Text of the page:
What Are the Max Exemptions for an Individual on a W-4?

  Reviewed by: Ryan Cockerham, CISI Capital Markets and Corporate Finance      Updated November 02, 2018
  Written by: Tara Thomas

As a taxpayer, you are able to take the maximum allowances on your W-4 that you’re eligible to claim. However, don’t try to get away with claiming more than you’re entitled to. In case of tax withholding non-compliance, the IRS will issue your employer a lock-in letter. This letter notifies him as to the maximum amount of withholdings you’re allowed to claim. As an employee, the IRS gives you a chance to prove that your withholdings are valid. If you cannot prove the number of withholdings you were attempting to claim, then the maximum number of withholdings set forth by the IRS in the lock-in letter are upheld. In order to avoid this, it’s best to use the interactive tax assistant tools on the IRS’ website, or consult with your tax preparer to ensure you aren’t claiming too many allowances.

Tips

  • The IRS does not have a standard maximum number of allowances taxpayers are allowed to claim. When completing your W-4, you are legally entitled to claim as many allowances as you qualify for. It is important to note, however, that you will have to pay the tax you owe on your income at some point, be it through your regular paycheck or following the filing of your tax return.

Exemptions, Allowances and Misconceptions

Taxpayers often use the terms allowances and exemptions interchangeably. The reality is, they’re quite different. You can claim one exemption for yourself, your spouse and all qualifying dependents, and these exemptions are claimed on your IRS Form 1040, not your W-4. There are no maximum dependents you can claim, as long as you are eligible to claim them. Exemptions on your Form 1040 decrease the amount of income you’re able to be taxed on – which lowers your tax obligation. These exemptions may equal the number of allowances you decide to claim on your W-4, but they also may not. However because of recent tax reforms, for tax years 2018 through 2025, you are no longer able to claim personal exemptions when you file taxes, but you can still claim allowances on your W-4.

Allowances, on the other hand, are claimed on the W-4 your employer has you fill out when you begin employment. This form is what determines how much in taxes you can expect to have withheld from every paycheck. The number of allowances you may claim can coincide with the number of exemptions you end up claiming on your Form 1040, although for your personal tax situation, this may not be the case. Exemptions reduce your tax obligation, while the number of allowances you claim on your W-4 determines how large or small of a paycheck you’ll take home.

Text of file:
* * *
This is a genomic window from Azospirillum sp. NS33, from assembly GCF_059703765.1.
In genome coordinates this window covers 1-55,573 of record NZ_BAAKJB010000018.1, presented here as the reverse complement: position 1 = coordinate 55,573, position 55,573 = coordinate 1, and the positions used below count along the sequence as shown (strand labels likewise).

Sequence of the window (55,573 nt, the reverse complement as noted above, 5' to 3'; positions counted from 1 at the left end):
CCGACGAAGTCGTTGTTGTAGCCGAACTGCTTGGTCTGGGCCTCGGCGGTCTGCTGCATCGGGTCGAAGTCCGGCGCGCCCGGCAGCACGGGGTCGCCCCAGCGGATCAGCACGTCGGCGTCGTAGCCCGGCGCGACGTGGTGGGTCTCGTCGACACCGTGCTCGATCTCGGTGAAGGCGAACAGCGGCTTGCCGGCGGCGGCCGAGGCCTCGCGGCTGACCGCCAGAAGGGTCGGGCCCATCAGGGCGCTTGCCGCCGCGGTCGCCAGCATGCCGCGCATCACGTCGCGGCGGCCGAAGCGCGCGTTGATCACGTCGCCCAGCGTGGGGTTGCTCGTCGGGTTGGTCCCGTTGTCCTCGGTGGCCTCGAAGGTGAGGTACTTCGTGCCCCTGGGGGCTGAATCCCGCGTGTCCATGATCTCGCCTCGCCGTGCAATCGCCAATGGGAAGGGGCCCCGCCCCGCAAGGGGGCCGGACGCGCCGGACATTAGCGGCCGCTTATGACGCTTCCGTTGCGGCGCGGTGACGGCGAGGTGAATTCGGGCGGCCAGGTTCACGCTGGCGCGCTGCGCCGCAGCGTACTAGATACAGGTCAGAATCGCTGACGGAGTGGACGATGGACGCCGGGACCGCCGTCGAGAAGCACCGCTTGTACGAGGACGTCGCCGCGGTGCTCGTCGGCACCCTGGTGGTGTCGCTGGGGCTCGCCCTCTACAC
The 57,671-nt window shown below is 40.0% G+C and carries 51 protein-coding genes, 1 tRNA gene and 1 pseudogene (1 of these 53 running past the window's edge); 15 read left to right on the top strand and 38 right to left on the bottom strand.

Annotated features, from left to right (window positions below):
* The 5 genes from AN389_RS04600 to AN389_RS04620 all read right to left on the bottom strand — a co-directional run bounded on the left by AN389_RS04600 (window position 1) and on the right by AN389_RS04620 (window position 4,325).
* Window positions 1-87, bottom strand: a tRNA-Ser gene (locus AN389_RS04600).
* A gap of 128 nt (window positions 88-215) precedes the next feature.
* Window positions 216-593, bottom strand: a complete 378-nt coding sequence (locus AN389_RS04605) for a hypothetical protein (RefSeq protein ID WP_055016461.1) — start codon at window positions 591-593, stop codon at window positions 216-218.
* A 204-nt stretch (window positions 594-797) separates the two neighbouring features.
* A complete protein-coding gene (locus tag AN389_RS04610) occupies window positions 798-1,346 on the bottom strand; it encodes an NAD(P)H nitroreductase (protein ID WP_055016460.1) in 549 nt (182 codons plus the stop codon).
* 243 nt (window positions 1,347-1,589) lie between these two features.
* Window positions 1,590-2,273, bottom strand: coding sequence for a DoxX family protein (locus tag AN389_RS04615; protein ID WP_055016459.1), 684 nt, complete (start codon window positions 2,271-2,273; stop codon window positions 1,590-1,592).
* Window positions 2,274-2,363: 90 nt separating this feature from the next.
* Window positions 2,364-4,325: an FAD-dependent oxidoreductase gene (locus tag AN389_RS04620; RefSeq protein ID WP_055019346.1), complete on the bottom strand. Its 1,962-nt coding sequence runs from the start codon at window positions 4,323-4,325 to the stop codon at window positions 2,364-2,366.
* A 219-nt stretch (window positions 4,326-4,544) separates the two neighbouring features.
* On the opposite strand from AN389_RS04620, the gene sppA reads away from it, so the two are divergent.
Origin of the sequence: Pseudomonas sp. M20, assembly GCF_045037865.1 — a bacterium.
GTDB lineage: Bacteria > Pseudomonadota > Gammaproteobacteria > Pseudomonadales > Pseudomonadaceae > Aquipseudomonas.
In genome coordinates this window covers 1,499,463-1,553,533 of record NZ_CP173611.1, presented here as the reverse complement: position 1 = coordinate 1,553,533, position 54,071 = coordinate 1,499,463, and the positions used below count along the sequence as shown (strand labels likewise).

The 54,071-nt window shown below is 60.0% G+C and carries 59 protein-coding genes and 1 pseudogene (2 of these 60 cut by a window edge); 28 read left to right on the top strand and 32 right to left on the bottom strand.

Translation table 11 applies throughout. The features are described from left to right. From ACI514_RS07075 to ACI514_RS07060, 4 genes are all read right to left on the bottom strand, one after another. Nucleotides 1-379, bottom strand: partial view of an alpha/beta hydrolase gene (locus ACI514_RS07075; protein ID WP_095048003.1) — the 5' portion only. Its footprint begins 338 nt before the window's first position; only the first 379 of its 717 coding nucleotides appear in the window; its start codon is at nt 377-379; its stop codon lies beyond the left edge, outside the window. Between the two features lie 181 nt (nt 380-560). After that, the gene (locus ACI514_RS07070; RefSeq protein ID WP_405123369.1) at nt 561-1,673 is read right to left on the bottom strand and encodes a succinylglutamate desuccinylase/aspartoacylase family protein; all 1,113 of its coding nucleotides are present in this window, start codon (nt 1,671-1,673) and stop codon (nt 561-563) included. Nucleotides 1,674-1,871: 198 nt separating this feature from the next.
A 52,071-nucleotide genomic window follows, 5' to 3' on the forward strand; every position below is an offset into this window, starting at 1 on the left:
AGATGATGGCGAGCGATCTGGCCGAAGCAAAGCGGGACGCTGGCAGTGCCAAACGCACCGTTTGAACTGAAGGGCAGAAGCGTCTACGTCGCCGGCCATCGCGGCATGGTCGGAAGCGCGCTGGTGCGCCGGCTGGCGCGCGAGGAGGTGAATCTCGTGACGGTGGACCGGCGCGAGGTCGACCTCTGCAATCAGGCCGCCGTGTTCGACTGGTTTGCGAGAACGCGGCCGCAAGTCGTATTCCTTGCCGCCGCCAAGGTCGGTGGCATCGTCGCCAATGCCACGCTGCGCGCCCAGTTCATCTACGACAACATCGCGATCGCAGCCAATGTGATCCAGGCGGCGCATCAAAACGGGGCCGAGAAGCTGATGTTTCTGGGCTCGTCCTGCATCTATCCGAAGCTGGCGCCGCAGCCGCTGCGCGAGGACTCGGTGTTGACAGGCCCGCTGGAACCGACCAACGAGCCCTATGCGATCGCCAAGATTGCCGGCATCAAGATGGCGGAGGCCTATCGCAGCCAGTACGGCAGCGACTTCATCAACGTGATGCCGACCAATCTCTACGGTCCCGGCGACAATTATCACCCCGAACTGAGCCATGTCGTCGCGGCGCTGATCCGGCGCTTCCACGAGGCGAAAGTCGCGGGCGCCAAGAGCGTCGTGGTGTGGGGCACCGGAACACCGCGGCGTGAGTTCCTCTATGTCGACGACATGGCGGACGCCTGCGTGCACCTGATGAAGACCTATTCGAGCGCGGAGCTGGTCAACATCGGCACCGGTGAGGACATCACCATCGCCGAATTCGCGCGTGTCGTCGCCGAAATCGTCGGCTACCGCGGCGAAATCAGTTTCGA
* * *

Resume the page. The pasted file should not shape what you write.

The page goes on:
You can change your W-4 to adjust your withholdings or allowances at any time to reflect life changes that affect your filing status, such as getting married, or having a child – unless you’ve received a lock-in letter notification from the IRS for not having enough taxes withheld. In this case, to adjust your allowances, you will have to contact the IRS to let them know your situation has changed. The IRS will in turn notify your employer of the appropriate number of tax to withhold, or to keep the mandated maximum numbers of allowances of the lock-in letter in place.

Should I Claim More or Less Allowances?

How many allowances you claim on your W-4 largely depends upon whether you’d like to increase your odds of a refund, or if you’d like to take home a larger paycheck every pay period. Claiming more allowances means that your employer will withhold less taxes from every paycheck. Some workers prefer this tax situation because they can decide to invest the extra money per paycheck as they see fit. However, taxpayers who opt for this method of tax withholding may face hefty tax obligations when it comes time to file their returns.

When you claim less allowances, you will take home less wages per period, but you greatly increase your odds of overpaying the IRS for your taxes. This is one surefire way to receive a refund, barring any delinquent obligations such as back taxes or outstanding child support payments. But, some filers view claiming less allowances as giving the IRS interest-free use of their money until they receive it back in the form of a refund. You may want to choose this option if you don't mind having a smaller paycheck, and would rather have a larger refund at tax time to pay down debt, or to use as you please.

About the Author

Tara Thomas is a Los Angeles-based writer and avid world traveler. Her articles appear in various online publications, including Sapling, PocketSense, Zacks, Livestrong, Modern Mom and SF Gate. Thomas has a Bachelor of Science in marine biology from California State University, Long Beach and spent 10 years as a mortgage consultant.

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